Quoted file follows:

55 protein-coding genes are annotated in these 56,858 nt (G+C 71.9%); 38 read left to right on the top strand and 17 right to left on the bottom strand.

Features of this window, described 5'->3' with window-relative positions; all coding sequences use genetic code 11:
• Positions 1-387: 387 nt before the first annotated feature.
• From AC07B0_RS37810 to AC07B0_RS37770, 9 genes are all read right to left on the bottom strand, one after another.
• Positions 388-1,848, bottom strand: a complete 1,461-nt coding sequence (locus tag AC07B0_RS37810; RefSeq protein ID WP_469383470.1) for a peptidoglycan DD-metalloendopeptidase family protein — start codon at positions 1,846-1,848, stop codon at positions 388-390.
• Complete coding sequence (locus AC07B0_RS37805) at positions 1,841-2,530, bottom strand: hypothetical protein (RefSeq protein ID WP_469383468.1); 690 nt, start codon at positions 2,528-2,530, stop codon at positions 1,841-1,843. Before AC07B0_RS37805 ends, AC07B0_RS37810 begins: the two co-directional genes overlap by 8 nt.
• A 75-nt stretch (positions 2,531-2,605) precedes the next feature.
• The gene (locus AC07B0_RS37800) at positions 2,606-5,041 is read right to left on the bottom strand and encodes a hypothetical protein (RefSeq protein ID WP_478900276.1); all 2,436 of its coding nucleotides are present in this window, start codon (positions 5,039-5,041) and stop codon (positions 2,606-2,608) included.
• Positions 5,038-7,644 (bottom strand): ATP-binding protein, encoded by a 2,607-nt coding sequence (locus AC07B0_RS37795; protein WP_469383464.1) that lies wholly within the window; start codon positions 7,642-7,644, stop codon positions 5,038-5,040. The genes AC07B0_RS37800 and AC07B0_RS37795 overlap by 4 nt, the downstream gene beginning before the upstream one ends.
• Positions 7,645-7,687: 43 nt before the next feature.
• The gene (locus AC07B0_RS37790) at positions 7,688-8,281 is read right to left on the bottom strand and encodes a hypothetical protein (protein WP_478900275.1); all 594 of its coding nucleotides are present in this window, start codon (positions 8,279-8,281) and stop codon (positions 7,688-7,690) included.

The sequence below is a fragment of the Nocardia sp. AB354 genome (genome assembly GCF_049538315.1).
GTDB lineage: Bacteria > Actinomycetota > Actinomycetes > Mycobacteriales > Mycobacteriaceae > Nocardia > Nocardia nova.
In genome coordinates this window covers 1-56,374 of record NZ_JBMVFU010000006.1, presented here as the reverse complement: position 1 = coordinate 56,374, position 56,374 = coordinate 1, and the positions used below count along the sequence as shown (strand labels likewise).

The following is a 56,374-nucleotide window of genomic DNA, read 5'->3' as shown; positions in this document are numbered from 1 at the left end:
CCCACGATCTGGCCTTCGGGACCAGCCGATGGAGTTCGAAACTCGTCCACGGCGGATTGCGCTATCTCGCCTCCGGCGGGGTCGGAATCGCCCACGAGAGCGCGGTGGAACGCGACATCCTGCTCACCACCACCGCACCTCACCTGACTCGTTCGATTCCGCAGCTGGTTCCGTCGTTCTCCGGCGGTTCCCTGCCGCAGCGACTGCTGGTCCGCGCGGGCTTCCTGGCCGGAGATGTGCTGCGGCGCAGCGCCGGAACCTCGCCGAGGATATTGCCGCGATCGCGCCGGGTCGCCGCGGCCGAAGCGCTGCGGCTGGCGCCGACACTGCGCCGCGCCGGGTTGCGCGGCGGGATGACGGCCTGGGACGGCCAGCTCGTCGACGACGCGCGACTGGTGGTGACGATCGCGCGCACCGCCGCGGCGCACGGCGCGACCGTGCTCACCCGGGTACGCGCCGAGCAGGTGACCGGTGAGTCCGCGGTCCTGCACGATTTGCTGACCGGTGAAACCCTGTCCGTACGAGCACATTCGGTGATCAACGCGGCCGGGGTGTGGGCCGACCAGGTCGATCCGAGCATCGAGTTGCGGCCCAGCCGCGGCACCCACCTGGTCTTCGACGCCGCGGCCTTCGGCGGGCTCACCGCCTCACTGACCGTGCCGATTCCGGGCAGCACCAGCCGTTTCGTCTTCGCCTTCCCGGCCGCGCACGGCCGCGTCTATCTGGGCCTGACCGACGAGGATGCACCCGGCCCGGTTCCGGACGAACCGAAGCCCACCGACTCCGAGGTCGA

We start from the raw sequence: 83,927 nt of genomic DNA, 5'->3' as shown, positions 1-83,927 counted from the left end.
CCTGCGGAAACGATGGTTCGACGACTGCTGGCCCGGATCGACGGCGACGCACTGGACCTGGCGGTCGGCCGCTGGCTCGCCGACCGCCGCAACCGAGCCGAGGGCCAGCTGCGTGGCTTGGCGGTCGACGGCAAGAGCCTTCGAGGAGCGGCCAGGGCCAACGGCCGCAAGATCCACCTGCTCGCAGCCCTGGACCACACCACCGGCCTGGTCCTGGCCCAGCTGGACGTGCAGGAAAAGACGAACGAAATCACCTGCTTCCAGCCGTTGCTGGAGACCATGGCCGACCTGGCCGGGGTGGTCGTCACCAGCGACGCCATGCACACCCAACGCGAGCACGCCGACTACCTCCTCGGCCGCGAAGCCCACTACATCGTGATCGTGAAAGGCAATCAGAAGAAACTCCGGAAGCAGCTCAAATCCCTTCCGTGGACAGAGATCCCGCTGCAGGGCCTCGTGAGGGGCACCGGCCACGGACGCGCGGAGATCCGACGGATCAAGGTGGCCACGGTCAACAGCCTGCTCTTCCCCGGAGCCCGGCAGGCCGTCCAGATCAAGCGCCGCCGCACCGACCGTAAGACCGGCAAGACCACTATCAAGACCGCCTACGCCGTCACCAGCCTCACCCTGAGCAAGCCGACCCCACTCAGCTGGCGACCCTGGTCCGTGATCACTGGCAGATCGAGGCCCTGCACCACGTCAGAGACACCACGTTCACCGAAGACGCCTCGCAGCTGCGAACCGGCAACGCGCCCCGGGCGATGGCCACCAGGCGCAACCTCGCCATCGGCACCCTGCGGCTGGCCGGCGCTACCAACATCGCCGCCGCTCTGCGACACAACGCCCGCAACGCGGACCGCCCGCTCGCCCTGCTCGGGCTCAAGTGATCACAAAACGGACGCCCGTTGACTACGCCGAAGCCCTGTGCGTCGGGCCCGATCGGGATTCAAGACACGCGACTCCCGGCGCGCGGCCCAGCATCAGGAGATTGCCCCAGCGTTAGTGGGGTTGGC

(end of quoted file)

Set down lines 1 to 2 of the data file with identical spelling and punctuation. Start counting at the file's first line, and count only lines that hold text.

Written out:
55 protein-coding genes are annotated in these 56,858 nt (G+C 71.9%); 38 read left to right on the top strand and 17 right to left on the bottom strand.

Features of this window, described 5'->3' with window-relative positions; all coding sequences use genetic code 11: